Exporters advised to join BOC AEO program for competitive edge

The Bureau of Customs (BOC) is encouraging companies to become its “trusted partners” by joining the Authorized Economic Operator (AEO) program, which provides trade facilitation benefits to accredited member firms to help sharpen their competitive edge.

Alvin Ogena, an IT officer at the BOC’s Management Information System and Technology Group, urged exporters and importers to become AEOs in order to fast-track their cargo clearance while enhancing the security of their supply chain.

“The function of this program is to strengthen the relationship between Customs and our stakeholders in the supply chain,” Ogena said in a presentation at the Philippine Exporters Confederation, Inc.’s (PHILEXPORT) first quarter general membership meeting.

Essentially, the AEO is a “trusted trader partnership” program where the agency provides incentives to companies proven to be highly compliant with customs rules and regulations and showing commitment to ensure their processes are secured well and documented properly, Ogena told stakeholders during his lecture at the hybrid event on March 14, 2023.

He stressed that the program does not seek an “adversarial” relationship between Customs and the company, but a collaboration to help companies improve their processes and be more competitive in the international trade arena.

For now, the BOC accredits only exporters and importers pursuant to Customs Memorandum Order 9-2020.

However, Ogena said the agency hopes to eventually include all the other supply chain stakeholders in the AEO program through the issuance of subsequent regulations.

Other parties eyed for inclusion in the AEO include non-vessel operating common carriers, freight forwarders, shipping lines and airlines, foreign suppliers, mutual recognition arrangement (MRA) partner companies, land transport operators, warehouses, customs brokers, and authorized agent banks.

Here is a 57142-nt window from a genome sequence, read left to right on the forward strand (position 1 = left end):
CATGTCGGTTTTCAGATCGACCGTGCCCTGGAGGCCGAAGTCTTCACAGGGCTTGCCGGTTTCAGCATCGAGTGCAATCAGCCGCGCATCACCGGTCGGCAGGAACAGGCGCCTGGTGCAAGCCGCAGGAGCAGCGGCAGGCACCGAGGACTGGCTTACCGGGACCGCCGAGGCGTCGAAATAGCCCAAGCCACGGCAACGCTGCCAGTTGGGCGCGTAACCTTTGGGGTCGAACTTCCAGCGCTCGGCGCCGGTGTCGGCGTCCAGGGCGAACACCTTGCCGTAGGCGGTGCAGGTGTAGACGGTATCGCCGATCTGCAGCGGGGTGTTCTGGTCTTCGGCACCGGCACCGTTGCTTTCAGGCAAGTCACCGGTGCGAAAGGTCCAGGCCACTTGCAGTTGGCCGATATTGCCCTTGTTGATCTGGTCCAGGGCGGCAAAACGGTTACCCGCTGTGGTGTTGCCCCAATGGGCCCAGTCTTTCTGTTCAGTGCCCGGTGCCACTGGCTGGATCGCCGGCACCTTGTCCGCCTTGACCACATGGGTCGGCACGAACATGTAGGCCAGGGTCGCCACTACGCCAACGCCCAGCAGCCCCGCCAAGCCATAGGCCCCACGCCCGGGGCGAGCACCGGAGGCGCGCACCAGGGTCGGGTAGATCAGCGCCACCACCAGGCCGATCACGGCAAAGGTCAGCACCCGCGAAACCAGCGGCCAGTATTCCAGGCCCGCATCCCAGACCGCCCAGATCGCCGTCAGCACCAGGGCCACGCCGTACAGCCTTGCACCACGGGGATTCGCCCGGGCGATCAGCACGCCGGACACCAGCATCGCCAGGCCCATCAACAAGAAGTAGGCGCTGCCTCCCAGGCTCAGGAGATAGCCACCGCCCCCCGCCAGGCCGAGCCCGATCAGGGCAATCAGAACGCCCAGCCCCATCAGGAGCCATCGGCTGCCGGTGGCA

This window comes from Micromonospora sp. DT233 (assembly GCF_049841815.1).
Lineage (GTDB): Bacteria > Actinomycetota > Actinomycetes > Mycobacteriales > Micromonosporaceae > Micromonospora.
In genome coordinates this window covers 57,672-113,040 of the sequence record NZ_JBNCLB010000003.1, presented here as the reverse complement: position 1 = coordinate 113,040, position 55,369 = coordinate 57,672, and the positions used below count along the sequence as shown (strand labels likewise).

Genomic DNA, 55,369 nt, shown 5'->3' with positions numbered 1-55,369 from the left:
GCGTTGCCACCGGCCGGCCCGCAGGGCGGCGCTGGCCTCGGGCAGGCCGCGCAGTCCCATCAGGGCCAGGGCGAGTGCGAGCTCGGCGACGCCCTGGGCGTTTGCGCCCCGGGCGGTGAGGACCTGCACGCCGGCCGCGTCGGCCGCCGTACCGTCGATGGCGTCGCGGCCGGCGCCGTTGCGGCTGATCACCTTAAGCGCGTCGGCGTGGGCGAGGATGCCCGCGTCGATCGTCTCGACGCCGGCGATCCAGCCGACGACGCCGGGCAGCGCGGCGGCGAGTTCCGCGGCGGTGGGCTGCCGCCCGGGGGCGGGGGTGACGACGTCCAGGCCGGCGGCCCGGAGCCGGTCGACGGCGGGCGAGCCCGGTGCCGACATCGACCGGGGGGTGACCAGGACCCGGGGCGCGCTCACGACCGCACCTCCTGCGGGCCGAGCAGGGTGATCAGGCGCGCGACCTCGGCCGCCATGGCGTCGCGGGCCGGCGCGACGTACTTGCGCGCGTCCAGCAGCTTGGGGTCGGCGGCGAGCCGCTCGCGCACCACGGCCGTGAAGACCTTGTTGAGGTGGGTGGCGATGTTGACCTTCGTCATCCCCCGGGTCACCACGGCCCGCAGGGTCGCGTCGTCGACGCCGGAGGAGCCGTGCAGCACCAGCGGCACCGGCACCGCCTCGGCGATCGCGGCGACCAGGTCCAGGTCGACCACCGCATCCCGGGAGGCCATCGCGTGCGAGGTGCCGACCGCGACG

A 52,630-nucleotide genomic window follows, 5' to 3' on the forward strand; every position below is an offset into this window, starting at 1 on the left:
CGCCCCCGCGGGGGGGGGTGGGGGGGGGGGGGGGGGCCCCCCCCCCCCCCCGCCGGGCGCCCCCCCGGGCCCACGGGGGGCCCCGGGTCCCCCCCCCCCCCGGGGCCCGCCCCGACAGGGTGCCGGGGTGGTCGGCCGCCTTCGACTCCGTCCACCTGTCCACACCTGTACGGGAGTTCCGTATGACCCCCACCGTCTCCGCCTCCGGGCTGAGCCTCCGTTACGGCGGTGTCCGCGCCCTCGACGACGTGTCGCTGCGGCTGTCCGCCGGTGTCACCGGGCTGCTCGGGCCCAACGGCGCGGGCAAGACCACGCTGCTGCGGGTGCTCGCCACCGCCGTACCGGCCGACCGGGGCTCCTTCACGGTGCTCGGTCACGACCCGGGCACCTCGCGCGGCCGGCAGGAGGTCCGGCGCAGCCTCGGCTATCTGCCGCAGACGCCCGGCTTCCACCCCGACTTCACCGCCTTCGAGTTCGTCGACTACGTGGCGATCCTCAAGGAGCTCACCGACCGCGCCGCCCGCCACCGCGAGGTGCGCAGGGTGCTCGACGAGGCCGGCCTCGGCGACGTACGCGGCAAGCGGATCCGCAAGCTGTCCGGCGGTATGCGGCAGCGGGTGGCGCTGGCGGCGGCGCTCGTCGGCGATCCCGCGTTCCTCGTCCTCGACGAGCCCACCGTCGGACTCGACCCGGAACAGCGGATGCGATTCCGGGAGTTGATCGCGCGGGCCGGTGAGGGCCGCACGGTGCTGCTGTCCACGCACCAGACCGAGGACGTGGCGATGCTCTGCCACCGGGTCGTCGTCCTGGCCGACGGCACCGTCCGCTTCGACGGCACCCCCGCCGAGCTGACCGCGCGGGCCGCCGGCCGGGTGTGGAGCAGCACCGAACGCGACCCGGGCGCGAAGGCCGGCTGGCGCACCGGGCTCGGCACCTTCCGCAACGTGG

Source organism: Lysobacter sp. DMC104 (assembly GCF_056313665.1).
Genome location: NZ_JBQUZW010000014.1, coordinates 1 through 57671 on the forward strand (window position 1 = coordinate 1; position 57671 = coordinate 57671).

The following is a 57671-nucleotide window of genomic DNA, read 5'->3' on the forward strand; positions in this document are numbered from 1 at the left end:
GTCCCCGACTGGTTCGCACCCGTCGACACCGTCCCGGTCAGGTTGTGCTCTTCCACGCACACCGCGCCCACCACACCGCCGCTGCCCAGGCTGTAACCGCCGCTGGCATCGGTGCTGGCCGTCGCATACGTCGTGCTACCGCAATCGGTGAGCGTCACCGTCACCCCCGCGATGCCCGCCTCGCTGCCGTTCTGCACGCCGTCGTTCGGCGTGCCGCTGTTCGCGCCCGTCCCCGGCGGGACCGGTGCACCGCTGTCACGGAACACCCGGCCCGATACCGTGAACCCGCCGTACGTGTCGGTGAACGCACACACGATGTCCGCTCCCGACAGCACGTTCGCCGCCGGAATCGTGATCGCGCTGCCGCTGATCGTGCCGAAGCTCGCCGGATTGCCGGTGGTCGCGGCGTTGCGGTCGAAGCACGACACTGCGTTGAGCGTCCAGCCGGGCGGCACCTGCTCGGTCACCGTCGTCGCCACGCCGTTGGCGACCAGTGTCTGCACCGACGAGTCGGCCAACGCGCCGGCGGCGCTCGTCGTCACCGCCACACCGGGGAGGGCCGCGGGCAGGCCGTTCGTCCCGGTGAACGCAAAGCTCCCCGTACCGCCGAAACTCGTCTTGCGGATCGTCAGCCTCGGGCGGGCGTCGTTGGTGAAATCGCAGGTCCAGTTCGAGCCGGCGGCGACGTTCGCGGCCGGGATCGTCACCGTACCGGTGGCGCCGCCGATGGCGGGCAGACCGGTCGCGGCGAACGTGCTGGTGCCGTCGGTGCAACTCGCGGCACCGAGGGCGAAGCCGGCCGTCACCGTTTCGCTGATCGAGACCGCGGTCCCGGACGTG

To be issued AEO certification, applicant companies must go through an accreditation process and pass a number of criteria, the IT official said.

The accreditation process involves rigorous assessment and validation in accordance with the World Customs Organization SAFE Framework of Standards to Secure and Facilitate Global Trade.

The BOC is particularly focused on the company’s customs compliance history as well as security criteria, including cargo handling and safekeeping, record keeping and IT system, supply and trading partners, physical premises and access control, personnel complement, security training and threat awareness, and conveyance security.

To apply for AEO accreditation, the applicant should visit the AEO Philippines online portal to create an account and submit the documentary requirements.

Ogena said the application process is admittedly a long procedure that includes pre-screening, application, documentary evaluation and validation, and onsite inspection of the applicant’s facilities.

If the applicant passes all these stages, it is issued a pre-screening certificate and becomes an accredited Level 1 member.

Benefits at this level include exemption from renewal of accreditation, self-assessment, supplementary goods declaration, dedicated help desk, and other benefits consistent with the Revised Kyoto Convention (RKC).

The applicant is also given the chance to be issued Level 2 certification, which comes with additional benefits, added Ogena. Perks include a dedicated processing lane, advance clearance process, periodic lodgement, one-time exemption certificate, expedited customs clearance for exports, and other benefits under the RKC.

Ogena in his update said BOC has so far accredited three Level 1 companies—Panasonic, Coca-Cola and Toyota—and is expected to accredit more firms in the first quarter of this year.

Moreover, the Philippines has under its belt two MRAs, which recognize or accept one another’s conformity assessment results, with two major trade partners. These are the joint validation for AEO Philippines under the ASEAN AEO MRA, conducted in December 2022, and the Philippine-China MRA, signed in January this year.

The AEO Philippines program was launched on December 2, 2019 following the issuance of Customs Administrative Order 5-2017, and the Interim AEO Office was established in 2020.

Those interested to learn more about the AEO project may send an email to aeo@customs.gov.ph or visit customs.gov.ph/aeo-philippines. To register to the program, check out the AEO portal at aeo.customs.gov.ph.

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